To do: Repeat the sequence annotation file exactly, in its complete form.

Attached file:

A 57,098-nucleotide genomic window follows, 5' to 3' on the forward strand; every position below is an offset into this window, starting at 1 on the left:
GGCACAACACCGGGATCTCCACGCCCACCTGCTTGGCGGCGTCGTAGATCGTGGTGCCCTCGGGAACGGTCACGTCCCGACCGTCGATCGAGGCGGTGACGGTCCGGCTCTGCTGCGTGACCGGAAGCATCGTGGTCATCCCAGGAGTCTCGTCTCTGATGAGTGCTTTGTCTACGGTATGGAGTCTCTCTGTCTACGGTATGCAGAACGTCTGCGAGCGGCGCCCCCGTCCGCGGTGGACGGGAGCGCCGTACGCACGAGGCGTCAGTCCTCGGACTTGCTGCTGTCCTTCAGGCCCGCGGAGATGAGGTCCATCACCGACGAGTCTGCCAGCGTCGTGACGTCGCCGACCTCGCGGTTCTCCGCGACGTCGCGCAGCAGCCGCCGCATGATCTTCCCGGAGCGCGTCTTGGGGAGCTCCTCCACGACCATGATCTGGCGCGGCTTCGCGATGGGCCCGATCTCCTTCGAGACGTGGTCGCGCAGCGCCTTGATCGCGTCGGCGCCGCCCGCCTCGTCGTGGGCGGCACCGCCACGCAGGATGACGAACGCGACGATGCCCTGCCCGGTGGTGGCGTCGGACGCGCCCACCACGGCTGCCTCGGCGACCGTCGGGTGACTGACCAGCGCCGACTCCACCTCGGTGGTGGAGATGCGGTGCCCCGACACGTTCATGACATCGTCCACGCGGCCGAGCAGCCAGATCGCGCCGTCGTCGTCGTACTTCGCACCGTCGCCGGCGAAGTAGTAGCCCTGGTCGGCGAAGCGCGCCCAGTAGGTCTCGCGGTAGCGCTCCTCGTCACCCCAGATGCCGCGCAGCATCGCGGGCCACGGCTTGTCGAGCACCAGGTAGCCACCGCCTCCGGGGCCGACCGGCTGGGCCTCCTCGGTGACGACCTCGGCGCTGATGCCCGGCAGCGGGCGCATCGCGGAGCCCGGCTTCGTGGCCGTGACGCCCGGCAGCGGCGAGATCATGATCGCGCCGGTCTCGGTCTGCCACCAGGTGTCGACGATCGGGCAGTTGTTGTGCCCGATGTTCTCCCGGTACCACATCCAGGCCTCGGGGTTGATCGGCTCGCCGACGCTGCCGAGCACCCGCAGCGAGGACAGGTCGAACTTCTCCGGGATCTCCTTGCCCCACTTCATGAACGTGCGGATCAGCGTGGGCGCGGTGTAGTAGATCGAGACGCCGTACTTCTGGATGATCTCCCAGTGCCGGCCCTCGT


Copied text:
A 57,098-nucleotide genomic window follows, 5' to 3' on the forward strand; every position below is an offset into this window, starting at 1 on the left:
GGCACAACACCGGGATCTCCACGCCCACCTGCTTGGCGGCGTCGTAGATCGTGGTGCCCTCGGGAACGGTCACGTCCCGACCGTCGATCGAGGCGGTGACGGTCCGGCTCTGCTGCGTGACCGGAAGCATCGTGGTCATCCCAGGAGTCTCGTCTCTGATGAGTGCTTTGTCTACGGTATGGAGTCTCTCTGTCTACGGTATGCAGAACGTCTGCGAGCGGCGCCCCCGTCCGCGGTGGACGGGAGCGCCGTACGCACGAGGCGTCAGTCCTCGGACTTGCTGCTGTCCTTCAGGCCCGCGGAGATGAGGTCCATCACCGACGAGTCTGCCAGCGTCGTGACGTCGCCGACCTCGCGGTTCTCCGCGACGTCGCGCAGCAGCCGCCGCATGATCTTCCCGGAGCGCGTCTTGGGGAGCTCCTCCACGACCATGATCTGGCGCGGCTTCGCGATGGGCCCGATCTCCTTCGAGACGTGGTCGCGCAGCGCCTTGATCGCGTCGGCGCCGCCCGCCTCGTCGTGGGCGGCACCGCCACGCAGGATGACGAACGCGACGATGCCCTGCCCGGTGGTGGCGTCGGACGCGCCCACCACGGCTGCCTCGGCGACCGTCGGGTGACTGACCAGCGCCGACTCCACCTCGGTGGTGGAGATGCGGTGCCCCGACACGTTCATGACATCGTCCACGCGGCCGAGCAGCCAGATCGCGCCGTCGTCGTCGTACTTCGCACCGTCGCCGGCGAAGTAGTAGCCCTGGTCGGCGAAGCGCGCCCAGTAGGTCTCGCGGTAGCGCTCCTCGTCACCCCAGATGCCGCGCAGCATCGCGGGCCACGGCTTGTCGAGCACCAGGTAGCCACCGCCTCCGGGGCCGACCGGCTGGGCCTCCTCGGTGACGACCTCGGCGCTGATGCCCGGCAGCGGGCGCATCGCGGAGCCCGGCTTCGTGGCCGTGACGCCCGGCAGCGGCGAGATCATGATCGCGCCGGTCTCGGTCTGCCACCAGGTGTCGACGATCGGGCAGTTGTTGTGCCCGATGTTCTCCCGGTACCACATCCAGGCCTCGGGGTTGATCGGCTCGCCGACGCTGCCGAGCACCCGCAGCGAGGACAGGTCGAACTTCTCCGGGATCTCCTTGCCCCACTTCATGAACGTGCGGATCAGCGTGGGCGCGGTGTAGTAGATCGAGACGCCGTACTTCTGGATGATCTCCCAGTGCCGGCCCTCGT